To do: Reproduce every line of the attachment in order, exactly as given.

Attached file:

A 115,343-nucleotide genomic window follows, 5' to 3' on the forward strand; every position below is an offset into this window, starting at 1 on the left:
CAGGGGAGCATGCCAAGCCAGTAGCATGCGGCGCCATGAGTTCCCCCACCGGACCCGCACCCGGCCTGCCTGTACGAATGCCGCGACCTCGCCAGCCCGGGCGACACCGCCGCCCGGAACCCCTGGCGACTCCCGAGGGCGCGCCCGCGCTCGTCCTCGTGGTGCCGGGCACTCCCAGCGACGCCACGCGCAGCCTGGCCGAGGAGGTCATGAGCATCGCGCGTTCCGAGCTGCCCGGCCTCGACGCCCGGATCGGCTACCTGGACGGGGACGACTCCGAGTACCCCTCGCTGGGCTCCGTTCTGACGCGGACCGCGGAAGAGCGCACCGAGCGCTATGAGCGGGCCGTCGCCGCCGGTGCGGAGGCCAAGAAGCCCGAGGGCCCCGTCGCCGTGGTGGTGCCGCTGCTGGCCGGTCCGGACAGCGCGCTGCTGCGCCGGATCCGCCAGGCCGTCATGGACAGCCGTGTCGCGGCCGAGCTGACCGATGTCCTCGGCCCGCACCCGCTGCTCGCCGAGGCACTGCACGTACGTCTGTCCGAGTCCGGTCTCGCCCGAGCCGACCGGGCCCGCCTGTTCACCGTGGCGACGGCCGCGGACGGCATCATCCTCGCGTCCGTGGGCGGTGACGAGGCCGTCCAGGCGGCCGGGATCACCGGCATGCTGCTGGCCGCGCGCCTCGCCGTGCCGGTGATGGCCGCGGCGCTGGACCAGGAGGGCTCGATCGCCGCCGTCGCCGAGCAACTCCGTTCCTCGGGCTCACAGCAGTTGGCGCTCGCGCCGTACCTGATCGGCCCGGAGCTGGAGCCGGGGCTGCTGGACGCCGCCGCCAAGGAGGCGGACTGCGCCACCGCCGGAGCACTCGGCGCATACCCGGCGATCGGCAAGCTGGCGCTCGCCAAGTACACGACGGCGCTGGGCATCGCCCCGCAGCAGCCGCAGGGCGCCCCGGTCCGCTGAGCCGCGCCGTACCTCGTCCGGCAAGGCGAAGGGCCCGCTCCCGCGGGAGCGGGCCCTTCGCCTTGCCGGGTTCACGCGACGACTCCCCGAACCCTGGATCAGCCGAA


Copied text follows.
A 115,343-nucleotide genomic window follows, 5' to 3' on the forward strand; every position below is an offset into this window, starting at 1 on the left:
CAGGGGAGCATGCCAAGCCAGTAGCATGCGGCGCCATGAGTTCCCCCACCGGACCCGCACCCGGCCTGCCTGTACGAATGCCGCGACCTCGCCAGCCCGGGCGACACCGCCGCCCGGAACCCCTGGCGACTCCCGAGGGCGCGCCCGCGCTCGTCCTCGTGGTGCCGGGCACTCCCAGCGACGCCACGCGCAGCCTGGCCGAGGAGGTCATGAGCATCGCGCGTTCCGAGCTGCCCGGCCTCGACGCCCGGATCGGCTACCTGGACGGGGACGACTCCGAGTACCCCTCGCTGGGCTCCGTTCTGACGCGGACCGCGGAAGAGCGCACCGAGCGCTATGAGCGGGCCGTCGCCGCCGGTGCGGAGGCCAAGAAGCCCGAGGGCCCCGTCGCCGTGGTGGTGCCGCTGCTGGCCGGTCCGGACAGCGCGCTGCTGCGCCGGATCCGCCAGGCCGTCATGGACAGCCGTGTCGCGGCCGAGCTGACCGATGTCCTCGGCCCGCACCCGCTGCTCGCCGAGGCACTGCACGTACGTCTGTCCGAGTCCGGTCTCGCCCGAGCCGACCGGGCCCGCCTGTTCACCGTGGCGACGGCCGCGGACGGCATCATCCTCGCGTCCGTGGGCGGTGACGAGGCCGTCCAGGCGGCCGGGATCACCGGCATGCTGCTGGCCGCGCGCCTCGCCGTGCCGGTGATGGCCGCGGCGCTGGACCAGGAGGGCTCGATCGCCGCCGTCGCCGAGCAACTCCGTTCCTCGGGCTCACAGCAGTTGGCGCTCGCGCCGTACCTGATCGGCCCGGAGCTGGAGCCGGGGCTGCTGGACGCCGCCGCCAAGGAGGCGGACTGCGCCACCGCCGGAGCACTCGGCGCATACCCGGCGATCGGCAAGCTGGCGCTCGCCAAGTACACGACGGCGCTGGGCATCGCCCCGCAGCAGCCGCAGGGCGCCCCGGTCCGCTGAGCCGCGCCGTACCTCGTCCGGCAAGGCGAAGGGCCCGCTCCCGCGGGAGCGGGCCCTTCGCCTTGCCGGGTTCACGCGACGACTCCCCGAACCCTGGATCAGCCGAA